Though a similar answer already exist and several similar answers are there on AU also, I am posting this answer to recommend the use of apt-ftparchive instead of dpkg-scanpackages

Why apt-ftparchive instead of dpkg-scanpackages?

  • dpkg-scanpackages command is provided by dpkg-dev package which doesn't come with installation image of distribution, as per my observation, it may not be installed on your machine. You will first need to install dpkg-dev package to avail the dpkg-scanpackages command. And the aim of setting up local repository is usually to manage software packages offline on a machine which is not connected to the internet. Whereas apt-ftparchive command is provided by apt-utils which comes with the usual installation image of the distribution. So, you don't need to install any extra packages.

  • Since we are about to do package-management using apt instead of dpkg, why not to use apt for scanning packages also? :)

How to setup APT local repository?

Step 1: Create a directory in which you'll put your debs.

$ mkdir ~/apt-local-repository

Step 2: Add your local directory to the top of repositories' list at /etc/apt/sources.list

$ head -n 1 /etc/apt/sources.list
deb [trusted=yes] file:/home/pandya/apt-local-repository/ ./
  • Note that if you don't set [trusted=yes], you'll need to set --allow-unauthenticated argument while installing packages through apt.

  • The line is added to the top of repositories' list to give it the highest priority. If you add it to /etc/apt/sources.list.d/ instead, apt will try to install it from online repository (as defined at /etc/apt/sources.list), giving your local repository the less priority.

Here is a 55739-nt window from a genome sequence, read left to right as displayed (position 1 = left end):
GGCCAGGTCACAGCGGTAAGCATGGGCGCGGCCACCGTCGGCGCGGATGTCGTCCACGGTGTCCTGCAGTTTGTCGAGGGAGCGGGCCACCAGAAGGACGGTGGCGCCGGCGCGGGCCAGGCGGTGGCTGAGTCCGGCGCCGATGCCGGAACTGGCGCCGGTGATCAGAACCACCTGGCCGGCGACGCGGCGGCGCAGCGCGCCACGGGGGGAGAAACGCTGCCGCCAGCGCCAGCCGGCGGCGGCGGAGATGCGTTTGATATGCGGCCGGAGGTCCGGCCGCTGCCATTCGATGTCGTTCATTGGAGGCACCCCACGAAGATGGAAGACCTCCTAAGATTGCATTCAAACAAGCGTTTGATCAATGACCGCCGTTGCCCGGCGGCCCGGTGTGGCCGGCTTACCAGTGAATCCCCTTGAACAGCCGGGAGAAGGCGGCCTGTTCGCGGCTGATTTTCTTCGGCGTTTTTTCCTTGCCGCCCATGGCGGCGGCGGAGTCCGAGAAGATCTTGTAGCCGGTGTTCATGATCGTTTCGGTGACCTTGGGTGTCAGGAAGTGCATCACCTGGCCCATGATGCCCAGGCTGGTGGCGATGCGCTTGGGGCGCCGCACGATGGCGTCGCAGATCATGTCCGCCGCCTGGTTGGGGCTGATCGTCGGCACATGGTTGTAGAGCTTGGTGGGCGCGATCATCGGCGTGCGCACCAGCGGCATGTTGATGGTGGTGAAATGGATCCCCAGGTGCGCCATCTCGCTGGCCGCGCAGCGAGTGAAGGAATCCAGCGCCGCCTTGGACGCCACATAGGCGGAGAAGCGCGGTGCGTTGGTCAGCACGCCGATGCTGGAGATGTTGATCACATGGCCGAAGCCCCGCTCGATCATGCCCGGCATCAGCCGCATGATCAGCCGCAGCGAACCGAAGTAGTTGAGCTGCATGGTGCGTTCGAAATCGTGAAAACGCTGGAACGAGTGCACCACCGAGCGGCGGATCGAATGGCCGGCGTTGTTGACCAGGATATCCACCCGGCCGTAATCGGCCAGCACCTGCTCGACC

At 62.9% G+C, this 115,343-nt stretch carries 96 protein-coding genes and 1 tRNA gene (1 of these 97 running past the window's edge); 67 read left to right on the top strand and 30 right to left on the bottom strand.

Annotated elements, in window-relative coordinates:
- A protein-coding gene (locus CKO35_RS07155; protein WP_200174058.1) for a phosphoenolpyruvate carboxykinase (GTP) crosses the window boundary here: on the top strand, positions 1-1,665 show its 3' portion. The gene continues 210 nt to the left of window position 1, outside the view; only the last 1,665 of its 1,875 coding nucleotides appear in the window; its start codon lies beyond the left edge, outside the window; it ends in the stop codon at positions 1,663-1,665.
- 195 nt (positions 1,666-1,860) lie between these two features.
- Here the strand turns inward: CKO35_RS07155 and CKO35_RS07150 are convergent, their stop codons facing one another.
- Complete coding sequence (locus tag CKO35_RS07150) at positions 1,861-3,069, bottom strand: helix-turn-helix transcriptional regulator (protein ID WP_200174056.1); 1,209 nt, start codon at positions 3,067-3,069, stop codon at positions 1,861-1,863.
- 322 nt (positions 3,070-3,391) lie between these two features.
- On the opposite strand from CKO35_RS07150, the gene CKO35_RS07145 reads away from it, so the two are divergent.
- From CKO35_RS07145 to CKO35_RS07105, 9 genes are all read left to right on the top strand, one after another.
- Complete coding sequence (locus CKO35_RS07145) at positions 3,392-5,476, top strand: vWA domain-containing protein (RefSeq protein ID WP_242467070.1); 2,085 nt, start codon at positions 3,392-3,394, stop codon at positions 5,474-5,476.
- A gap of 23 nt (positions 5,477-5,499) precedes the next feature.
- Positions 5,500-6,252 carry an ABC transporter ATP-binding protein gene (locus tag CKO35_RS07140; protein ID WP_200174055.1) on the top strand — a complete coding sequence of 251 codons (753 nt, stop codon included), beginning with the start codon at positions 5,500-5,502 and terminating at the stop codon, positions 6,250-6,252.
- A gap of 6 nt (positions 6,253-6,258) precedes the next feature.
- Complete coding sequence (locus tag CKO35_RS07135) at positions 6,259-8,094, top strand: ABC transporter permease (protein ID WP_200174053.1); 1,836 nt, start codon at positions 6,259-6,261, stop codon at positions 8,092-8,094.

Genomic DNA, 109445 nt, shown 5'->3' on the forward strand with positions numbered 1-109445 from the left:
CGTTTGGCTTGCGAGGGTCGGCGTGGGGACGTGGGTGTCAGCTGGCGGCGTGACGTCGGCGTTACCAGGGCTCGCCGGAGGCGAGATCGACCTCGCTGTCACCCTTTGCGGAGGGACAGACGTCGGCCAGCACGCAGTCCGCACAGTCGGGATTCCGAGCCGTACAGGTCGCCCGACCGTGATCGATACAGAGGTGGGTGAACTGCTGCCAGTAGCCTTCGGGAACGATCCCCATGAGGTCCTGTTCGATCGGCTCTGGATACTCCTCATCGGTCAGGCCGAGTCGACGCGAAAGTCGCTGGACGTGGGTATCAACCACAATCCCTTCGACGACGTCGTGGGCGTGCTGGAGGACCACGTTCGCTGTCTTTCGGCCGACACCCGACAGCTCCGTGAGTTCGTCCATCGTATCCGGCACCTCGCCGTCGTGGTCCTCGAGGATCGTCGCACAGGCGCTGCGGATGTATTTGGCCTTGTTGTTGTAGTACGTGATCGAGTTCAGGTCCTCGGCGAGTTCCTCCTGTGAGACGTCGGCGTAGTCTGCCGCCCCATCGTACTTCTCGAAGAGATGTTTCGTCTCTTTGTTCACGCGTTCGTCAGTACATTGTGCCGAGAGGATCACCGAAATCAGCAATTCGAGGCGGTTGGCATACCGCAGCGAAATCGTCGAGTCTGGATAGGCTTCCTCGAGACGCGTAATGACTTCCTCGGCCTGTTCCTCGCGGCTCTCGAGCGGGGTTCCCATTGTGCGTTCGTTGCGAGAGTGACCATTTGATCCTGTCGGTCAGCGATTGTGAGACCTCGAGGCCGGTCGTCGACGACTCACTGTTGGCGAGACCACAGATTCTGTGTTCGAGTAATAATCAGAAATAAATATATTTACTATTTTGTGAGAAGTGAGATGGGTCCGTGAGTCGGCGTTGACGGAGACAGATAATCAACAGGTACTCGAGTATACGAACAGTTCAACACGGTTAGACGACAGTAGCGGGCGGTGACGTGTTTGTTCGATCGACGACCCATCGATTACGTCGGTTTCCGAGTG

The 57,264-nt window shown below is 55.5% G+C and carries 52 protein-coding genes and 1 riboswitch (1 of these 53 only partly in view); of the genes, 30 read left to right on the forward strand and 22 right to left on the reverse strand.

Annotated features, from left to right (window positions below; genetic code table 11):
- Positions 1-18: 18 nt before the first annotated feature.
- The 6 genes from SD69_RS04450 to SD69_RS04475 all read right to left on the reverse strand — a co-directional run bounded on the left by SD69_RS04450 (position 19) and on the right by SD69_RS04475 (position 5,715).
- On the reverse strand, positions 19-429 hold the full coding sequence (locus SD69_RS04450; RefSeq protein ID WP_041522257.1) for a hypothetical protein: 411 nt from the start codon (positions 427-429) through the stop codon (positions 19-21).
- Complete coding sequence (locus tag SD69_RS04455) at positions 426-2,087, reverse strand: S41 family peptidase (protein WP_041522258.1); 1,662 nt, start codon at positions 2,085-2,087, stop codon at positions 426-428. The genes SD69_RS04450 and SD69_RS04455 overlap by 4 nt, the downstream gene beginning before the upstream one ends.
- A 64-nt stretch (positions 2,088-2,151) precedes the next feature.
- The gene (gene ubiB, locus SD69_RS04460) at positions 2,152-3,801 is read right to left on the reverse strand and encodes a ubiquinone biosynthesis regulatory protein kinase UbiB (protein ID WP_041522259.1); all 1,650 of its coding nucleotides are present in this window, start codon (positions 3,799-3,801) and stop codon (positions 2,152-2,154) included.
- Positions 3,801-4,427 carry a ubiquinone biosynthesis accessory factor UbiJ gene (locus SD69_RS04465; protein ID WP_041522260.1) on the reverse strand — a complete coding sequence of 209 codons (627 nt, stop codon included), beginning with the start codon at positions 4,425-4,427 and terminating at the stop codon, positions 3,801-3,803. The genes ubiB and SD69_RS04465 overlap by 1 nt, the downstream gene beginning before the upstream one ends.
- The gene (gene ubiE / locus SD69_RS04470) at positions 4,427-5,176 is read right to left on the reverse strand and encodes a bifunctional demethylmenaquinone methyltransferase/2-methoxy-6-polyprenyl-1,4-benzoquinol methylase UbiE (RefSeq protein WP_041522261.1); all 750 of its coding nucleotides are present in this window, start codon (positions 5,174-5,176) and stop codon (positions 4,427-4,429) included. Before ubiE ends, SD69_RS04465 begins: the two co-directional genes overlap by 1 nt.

Step 3: Put your debs to ~/apt-local-repository

Step 4: Indexing package list using aptftparchive

$ cd ~/apt-local-repository/; apt-ftparchive packages . > Packages

Step 5: Update the apt index/database using sudo apt update

Done. Now you can install your deb package using sudo apt install <packagename>. Just repeat steps 3 to 5 every-time you change your local database.

Useful tips:

  • You can run apt-cache policy <packagename> to investigate whether APT is recognizing your local deb package and giving it the highest priority

  • You can run sudo apt-get --print-uris install <packagename> to check whether all dependencies are satisfied or you need to download any extra packages. Also it will list urls which would be i) ftp:// for packages you have in your local repository and/or ii) http:// for packages or missing dependencies required to be downloaded from Internet.

You may have a look at one script called Local Apt Repository Manager I have created.

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    thanks for useful tips
    – andrew
    Commented Apr 2, 2021 at 12:03

If you want to create a repo with the full structure that you need for tools like debootstrap, the simplest way I've found is:

  1. Create a repository directory.

    # mkdir -p /opt/debian/conf
  2. Create an /opt/debian/conf/distributions file with contents like this (adjust as appropriate for the distribution you're using):

    Label: Local APT repository
    Codename: jessie
    Architectures: amd64
    Components: main
    Description: Local APT repository for debootstrap
  3. Import your package with reprepro:

    # reprepro -b /opt/debian includedeb jessie /path/to/package.db
  4. Import a bunch of packages with a shell for-loop, e.g.. everything from your APT cache:

    # cd /var/cache/apt/archives
    # for DEB in *.deb
        reprepro -b /opt/debian includedeb jessie "$DEB"

This will create an unsigned archive.  It can be used with debootstrap with the --no-check-gpg option.